For man’s training in this life, the conceptions of General Law and of Special Providence are both equally necessary; the one, that he may labor for God’s blessings, and the other, that he may pray for them. Ile sows, and reaps, and gathers in his produce, to meet the different seasons, as they roll their unchanging course: he acknowledges also that “neither is he that planteth anything, neither he that watereth; but God that giveth the increase.”8080   1 Corinthians iii. 7. He labors in the moral training of himself and others, in obedience to the general laws of means and ends, of motives and influences; while he asks, at the same time, for wisdom from above to guide his course aright, and for grace to enable him to follow that guidance. Necessary alike during this our state of trial, it may be that both conceptions alike are but shadows of 177 some higher truth, in which their apparent oppositions are merged in one harmonious whole. But when we attempt, from our limited point of view, to destroy the one, in order to establish the other more surely, we overlook the fact that our conception of General Law is to the full as human as that of Special Interposition;—that we are not really thereby acquiring a truer knowledge of the hidden things of God, but are measuring Him by a standard derived from the limited representations of man.(30)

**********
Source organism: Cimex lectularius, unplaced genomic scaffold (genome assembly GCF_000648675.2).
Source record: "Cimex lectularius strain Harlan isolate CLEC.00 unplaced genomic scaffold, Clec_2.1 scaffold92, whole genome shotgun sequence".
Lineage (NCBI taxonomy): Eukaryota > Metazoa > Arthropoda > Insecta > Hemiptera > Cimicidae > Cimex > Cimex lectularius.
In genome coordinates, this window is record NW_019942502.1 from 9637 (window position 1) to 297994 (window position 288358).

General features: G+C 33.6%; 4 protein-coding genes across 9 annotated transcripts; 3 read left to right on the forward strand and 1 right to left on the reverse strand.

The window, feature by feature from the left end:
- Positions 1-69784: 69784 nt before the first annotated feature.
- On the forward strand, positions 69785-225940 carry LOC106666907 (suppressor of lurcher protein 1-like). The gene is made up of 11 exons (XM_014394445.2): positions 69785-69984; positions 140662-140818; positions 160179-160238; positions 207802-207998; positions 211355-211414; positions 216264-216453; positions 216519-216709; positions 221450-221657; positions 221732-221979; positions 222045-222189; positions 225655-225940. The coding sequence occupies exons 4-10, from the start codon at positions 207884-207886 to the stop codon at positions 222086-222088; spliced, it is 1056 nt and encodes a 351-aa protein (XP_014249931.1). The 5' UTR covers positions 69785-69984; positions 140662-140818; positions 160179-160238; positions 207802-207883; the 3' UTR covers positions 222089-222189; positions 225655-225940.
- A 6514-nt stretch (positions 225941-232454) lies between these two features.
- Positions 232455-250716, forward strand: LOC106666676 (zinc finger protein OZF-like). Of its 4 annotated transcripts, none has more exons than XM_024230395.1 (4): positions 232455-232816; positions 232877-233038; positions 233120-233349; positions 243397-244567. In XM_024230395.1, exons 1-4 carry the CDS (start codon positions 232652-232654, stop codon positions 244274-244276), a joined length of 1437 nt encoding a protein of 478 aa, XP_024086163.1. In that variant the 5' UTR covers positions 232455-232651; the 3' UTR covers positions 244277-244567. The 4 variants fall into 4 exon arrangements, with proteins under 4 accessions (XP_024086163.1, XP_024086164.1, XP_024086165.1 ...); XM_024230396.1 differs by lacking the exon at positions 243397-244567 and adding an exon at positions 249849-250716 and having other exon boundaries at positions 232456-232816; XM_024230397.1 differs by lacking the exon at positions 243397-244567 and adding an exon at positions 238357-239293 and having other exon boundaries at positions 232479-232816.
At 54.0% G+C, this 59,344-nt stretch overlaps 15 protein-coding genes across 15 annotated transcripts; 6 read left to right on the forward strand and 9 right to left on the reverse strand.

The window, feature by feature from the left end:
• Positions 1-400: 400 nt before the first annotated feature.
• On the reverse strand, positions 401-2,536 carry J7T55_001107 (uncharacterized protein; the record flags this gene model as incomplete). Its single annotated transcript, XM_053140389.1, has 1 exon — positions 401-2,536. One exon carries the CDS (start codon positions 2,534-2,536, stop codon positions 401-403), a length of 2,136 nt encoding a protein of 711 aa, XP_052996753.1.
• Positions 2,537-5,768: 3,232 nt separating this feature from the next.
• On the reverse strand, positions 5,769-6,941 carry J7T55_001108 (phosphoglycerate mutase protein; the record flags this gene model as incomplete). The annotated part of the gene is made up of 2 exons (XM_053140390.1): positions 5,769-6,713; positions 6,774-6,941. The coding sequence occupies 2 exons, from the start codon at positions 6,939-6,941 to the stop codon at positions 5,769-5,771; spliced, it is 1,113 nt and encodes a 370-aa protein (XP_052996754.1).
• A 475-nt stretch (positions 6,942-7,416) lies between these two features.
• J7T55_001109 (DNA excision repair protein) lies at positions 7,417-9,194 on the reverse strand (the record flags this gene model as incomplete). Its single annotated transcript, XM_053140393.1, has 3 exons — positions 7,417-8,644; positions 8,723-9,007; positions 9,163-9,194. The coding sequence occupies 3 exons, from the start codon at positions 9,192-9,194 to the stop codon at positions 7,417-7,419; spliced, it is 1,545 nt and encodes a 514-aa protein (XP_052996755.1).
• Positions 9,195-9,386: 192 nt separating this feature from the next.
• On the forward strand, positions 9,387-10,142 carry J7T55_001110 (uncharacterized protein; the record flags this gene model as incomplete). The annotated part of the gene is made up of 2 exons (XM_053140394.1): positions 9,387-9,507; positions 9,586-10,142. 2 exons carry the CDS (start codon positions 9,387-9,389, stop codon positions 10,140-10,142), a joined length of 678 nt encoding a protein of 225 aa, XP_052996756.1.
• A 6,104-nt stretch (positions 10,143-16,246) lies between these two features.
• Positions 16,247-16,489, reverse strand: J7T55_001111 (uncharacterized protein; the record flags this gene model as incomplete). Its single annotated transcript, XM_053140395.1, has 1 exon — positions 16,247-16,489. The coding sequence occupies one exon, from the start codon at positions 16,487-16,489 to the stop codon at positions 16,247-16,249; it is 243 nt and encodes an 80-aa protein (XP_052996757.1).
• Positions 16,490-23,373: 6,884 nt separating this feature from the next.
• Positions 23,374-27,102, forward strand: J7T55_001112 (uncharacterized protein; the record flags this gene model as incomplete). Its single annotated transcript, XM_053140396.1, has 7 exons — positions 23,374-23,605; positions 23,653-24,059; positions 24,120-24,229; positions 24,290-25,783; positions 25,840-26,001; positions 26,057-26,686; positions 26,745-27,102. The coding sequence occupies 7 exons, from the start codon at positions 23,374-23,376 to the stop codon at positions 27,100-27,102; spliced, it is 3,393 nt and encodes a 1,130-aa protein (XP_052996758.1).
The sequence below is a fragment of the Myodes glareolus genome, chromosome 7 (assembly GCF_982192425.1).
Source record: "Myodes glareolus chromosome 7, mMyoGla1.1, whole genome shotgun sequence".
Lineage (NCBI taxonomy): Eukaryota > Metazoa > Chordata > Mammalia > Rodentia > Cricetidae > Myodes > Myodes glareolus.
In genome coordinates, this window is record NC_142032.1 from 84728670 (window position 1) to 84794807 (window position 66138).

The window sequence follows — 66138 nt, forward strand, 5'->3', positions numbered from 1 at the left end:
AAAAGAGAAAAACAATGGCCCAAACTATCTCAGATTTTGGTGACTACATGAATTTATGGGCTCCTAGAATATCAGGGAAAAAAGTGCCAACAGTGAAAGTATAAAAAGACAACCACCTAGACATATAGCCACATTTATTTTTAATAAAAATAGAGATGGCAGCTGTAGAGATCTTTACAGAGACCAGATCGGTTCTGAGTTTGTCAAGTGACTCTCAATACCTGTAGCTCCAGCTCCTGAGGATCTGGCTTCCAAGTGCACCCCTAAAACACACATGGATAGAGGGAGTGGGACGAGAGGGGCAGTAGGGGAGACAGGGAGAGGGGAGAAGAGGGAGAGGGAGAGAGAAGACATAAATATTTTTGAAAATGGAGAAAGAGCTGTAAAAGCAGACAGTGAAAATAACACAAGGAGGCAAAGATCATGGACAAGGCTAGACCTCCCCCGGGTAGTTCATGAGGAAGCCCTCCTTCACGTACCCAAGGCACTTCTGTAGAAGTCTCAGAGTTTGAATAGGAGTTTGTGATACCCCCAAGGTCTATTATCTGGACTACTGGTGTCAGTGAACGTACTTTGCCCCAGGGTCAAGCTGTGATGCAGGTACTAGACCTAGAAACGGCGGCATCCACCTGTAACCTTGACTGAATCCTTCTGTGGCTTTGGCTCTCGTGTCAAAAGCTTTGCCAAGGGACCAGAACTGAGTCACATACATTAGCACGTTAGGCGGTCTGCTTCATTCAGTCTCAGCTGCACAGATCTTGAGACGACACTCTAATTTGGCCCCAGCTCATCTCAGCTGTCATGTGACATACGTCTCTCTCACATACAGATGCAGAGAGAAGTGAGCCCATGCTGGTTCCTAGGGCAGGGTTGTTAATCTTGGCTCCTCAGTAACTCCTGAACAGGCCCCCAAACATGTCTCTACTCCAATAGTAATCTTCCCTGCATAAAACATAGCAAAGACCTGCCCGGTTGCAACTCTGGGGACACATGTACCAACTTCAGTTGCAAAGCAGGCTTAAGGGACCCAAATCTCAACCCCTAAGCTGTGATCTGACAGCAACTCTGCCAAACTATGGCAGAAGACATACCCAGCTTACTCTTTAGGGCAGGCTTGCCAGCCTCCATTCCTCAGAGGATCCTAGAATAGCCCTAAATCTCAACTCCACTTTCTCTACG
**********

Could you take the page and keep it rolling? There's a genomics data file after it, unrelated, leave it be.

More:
Subordinate to the Conception of Special Providence, and subject to the same laws of thought in its application, is that of Miraculous Agency. I am not now going to waste an additional argument in answer to that shallowest and crudest of all the assumptions of unbelief, which dictatorially pronounces that Miracles are impossible;—an assumption which is repudiated by the more philosophical among the leaders of Rationalism itself;(31) and which implies, that he who maintains it has such a perfect and intimate acquaintance with the Divine Nature and Purposes, as to warrant him in asserting that God cannot or will not depart from the ordinary course of His Providence on any occasion whatever. If, as I have endeavored to show, the doctrine of Divine Interposition is not in itself more opposed to reason than that of General Law; and if the asserted immutability of the laws of nature is, at the utmost, tenable only on the supposition that material nature alone is spoken of,—we are not warranted, on any ground, whether of deduction from principles or of induction from experience, in denying the possible suspension of the Laws of Matter by the will of the Divine Mind. But the question on which it may still be desirable to say a few words, before concluding this portion of my argument, is one which is disputed, not necessarily between the believer and the unbeliever, but 178 often between believers equally sincere and equally pious, differing only in their modes of representing to their own minds the facts and doctrines which both accept. Granting, that is to say, that variations from the established sequence of physical phenomena may take place, and have taken place, as Scripture bears witness;—are such variations to be represented as departures from or suspensions of natural law; or rather, as themselves the result of some higher law to us unknown, and as miraculous only from the point of view of our present ignorance?(32)